Debunking the Costs Myth in Estate Litigation

Debunking the Costs Myth in Estate Litigation
Posted on 1 Dec 2020

It will come as a surprise to unsuccessful litigants in estate matters when burdened with an adverse costs order if practitioners have not properly advised them as to potential costs orders in a challenge
to an estate.

In the recent decision of the Supreme Court of Queensland in Trinder v Ciniglio [2020] QSC 176 where the estate was represented by Cronin Miller Litigation , the unsuccessful plaintiff in his challenge to the Will (on the grounds of lack of capacity) was ordered to pay the costs of the Estate of the proceeding, on a standard basis and, from a certain point of time (early in the proceeding) subsequent to provision of a Larke v Nugus statement and a Calderbank offer, on the indemnity basis.

On application to appeal the costs decision of the trial judge, the unsuccessful party sought to advance the argument that the general public ought not be penalized for (on the applicant’s argument) legitimately putting the propounders of the will to proof. It was argued that it was appropriate for costs to come out of the estate.

But Her Honour Justice Brown found that the plaintiff pursued the proceedings on “a fairly tenuous basis and without a proper enquiry into the facts and reasonable grounds to do so.” Whilst she accepted that “doubtful wills should not pass easily into proof”, echoing the words of Justice Applegarth in Frizzo v Frizzo (No 2) [2011] QSC 177, she warned that parties should not be “tempted into fruitless litigation by the knowledge that their costs will be defrayed by others.”

So how has this myth perpetuated? Because a significant number of challenges to an estate are by dependents seeking provision from the estate, and following the High Court’s decision in Singer v Berghouse (1993) family provision claims have often been distinguished from other cases where costs follow the event. An often recited passage from the decision of Justice Gaudron in Singer follows:

Family provision cases stand apart from cases in which costs follow the event… costs in family provision cases generally depend on the overall justice of the case. It is not uncommon, in the case of unsuccessful applications, for no order to be made as to costs, particularly if it would have a detrimental effect on the applicant’s financial position. And there may even be circumstances in which it is appropriate for an unsuccessful party to have his or her costs paid out of the estate.”

However, that is not to say that there is thus an accepted rule in family provision claims that the costs award will not ‘follow the event’ as the award of costs still retains a discretionary element,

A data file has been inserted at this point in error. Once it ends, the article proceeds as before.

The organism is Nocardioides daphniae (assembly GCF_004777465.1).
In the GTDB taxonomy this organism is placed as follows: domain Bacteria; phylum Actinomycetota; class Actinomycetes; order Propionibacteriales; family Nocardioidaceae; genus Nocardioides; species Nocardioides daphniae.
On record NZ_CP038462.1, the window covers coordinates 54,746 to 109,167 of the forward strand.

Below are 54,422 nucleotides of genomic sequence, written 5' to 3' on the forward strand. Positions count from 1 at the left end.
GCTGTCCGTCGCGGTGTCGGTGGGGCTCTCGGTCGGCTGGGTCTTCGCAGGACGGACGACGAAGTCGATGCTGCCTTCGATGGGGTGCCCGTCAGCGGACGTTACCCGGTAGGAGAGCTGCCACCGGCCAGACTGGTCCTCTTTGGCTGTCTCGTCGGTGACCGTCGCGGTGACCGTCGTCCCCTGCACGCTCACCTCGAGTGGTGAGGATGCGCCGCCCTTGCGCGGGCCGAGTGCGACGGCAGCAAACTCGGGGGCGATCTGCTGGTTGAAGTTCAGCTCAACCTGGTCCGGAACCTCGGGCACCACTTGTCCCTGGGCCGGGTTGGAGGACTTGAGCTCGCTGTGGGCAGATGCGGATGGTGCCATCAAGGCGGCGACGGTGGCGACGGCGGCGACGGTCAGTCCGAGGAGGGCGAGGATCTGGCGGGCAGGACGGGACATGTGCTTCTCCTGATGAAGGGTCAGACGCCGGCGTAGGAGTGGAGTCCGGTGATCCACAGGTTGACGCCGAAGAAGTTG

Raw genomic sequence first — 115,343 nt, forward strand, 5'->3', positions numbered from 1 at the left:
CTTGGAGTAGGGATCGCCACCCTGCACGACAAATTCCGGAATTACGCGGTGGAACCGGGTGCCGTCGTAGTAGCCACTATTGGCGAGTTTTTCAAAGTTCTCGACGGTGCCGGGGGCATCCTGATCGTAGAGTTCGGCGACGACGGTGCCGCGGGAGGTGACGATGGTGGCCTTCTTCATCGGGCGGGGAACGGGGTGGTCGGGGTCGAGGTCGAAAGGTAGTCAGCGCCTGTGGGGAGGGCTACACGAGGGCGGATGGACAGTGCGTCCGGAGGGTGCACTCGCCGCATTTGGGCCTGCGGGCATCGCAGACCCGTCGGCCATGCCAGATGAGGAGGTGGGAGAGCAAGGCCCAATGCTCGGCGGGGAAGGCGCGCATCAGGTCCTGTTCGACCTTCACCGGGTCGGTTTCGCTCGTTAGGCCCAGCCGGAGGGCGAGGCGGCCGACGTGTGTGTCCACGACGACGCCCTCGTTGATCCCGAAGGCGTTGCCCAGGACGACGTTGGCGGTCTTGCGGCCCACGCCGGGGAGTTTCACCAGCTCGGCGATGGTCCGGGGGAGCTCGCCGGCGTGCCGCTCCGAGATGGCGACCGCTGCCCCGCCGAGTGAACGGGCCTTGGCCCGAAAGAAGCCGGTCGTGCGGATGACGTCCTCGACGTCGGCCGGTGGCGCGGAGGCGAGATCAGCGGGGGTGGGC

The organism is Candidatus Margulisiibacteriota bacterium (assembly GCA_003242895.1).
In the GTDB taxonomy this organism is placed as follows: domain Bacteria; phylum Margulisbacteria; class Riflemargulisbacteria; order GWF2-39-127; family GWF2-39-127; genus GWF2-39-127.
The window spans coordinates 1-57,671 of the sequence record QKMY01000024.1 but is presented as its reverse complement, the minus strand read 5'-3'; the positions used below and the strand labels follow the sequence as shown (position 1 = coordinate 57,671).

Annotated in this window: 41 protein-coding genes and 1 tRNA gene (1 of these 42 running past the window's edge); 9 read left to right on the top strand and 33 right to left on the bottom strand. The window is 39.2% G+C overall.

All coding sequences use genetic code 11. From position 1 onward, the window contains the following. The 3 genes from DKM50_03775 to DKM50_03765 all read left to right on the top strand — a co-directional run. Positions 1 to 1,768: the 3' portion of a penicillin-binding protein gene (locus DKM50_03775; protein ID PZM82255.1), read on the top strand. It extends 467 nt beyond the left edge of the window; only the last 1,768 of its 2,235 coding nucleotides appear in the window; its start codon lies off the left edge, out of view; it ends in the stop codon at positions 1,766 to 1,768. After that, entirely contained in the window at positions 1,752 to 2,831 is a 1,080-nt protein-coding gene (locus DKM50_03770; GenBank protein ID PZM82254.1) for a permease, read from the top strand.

even in family provision applications. Discretionary elements are precisely as they sound, matters that the Court may take into account when exercising a discretion. In Yeomans v Yeomans & Anor (No 2 ) [2011] QSC 415 the Court took into account the attitude of the parties to the litigation which was reflected by the terms of the offers and the responses and it was found:

“Despite the fact that there is a fund in the form of the estate which is available for the making of costs orders in most family provision applications, the behaviour of the parties in the conduct of the litigation remains a relevant consideration in determining the issue of costs.”


In 2018, a decision of the Supreme Court of Victoria went a long way in debunking the myth. The decision of McMillian J in Molnar v Butas (No 4) [2018] VSC 165 whereby Her Honour states:

“Where an action has been commenced or pursued in circumstances where an applicant, properly advised, should have known he had no chance of success it may be presumed to have been commenced or continued for some ulterior motive or in wilful disregard of the known facts or established law. It is not a prerequisite to the power to award special costs that a collateral purpose or a species of fraud be established. The discretion is enlivened when, for whatever reason, a litigant persists in, what on proper consideration should be seen to be, a hopeless case.”


Here in Queensland, the principles applicable to ordering costs in a probate proceeding were usefully summarised by His Honour Justice Applegarth in Frizzo. Whilst the starting point is that costs should follow the event, there is, as is the case on any award of costs, that discretionary element. His Honour confirmed the two established exceptions in estate litigation as being:

(a) where the testatrix had been the effective cause of the litigation such was the state of testamentary papers and habits and mode of life or where her own statements had brought about the litigation, the costs of unsuccessful parties may be ordered to be paid out of the estate; and

(b) secondly, where the circumstances were such as to afford reasonable grounds for opposing the will, the unsuccessful party, though not usually granted his costs out of the estate, will not be condemned in costs (referring to Mitchell v Gard).


However, there are a number of discretionary factors that will come into play and parties must be careful, irrespective of the nature of the challenge to the estate, to take care to prosecute claims reasonably and genuinely, not just in the commencement of an action, but in the continuation to trial. With that discretion enlivened there is no guarantee for any party, whether successful or otherwise, as to the costs outcome.

If you are considering your position in respect of a deceased estate, or have concerns about the capacity of the testator or terms of the Will, contact Stacy Miller at Cronin Miller Litigation for expert advice on these matters.

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